Fault zone structure and permeability data from the Median Tectonic Line (MTL) in Mie Prefecture, Southwest Japan suggest that fault permeability models are currently too simplistic for such large structurally complex fault zones. Ryoke Belt mylonites are cut by mineralised brittle structures up to 300 m North of the MTL that show evidence of fluid circulation. The Sambagawa schist on the south side of the MTL is deformed into foliated quartz/phyllosilicate gouge across a 15-m-wide zone. The complex fault contact area has foliated cataclasite up to 4 m wide, and is cut by a narrow central planar slip zone that probably represents the most recent seismogenic principal displacement zone. Laboratory-determined permeability data show wide variation with fault rock microstructure (e.g. gouge microclast size), controlled by structural position in the fault zone and slip zone intersections. Central slip zone gouges have the lowest permeabilities of all of the fault rocks studied. Fault permeability models should take into account asymmetry where widely contrasting protolith lithologies exist and large permeability variations within a complex central fault zone ‘core’. Pore pressure evolution during rupture propagation may vary greatly because of this complexity, but thermal pressurisation is feasible above certain pressures if the slip remains within fine-grained gouge. The different deformation behaviours of contrasting protolith lithologies control the fault zone fabrics and hence final permeability structure.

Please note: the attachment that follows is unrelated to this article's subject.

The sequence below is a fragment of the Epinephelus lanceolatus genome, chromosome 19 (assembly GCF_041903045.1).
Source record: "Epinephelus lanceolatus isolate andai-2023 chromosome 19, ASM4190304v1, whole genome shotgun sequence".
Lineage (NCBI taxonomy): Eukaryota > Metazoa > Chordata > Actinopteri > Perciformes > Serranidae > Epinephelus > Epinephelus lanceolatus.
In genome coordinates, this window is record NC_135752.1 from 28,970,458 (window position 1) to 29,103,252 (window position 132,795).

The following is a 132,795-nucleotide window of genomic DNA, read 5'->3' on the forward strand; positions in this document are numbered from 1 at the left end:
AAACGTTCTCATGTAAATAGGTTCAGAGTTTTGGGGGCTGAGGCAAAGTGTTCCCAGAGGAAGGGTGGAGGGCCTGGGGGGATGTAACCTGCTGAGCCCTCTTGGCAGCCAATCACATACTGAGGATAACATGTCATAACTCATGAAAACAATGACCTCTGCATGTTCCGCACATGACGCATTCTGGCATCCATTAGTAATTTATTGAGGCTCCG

Journal of Structural Geology – Elsevier
Published: Jan 1, 2003
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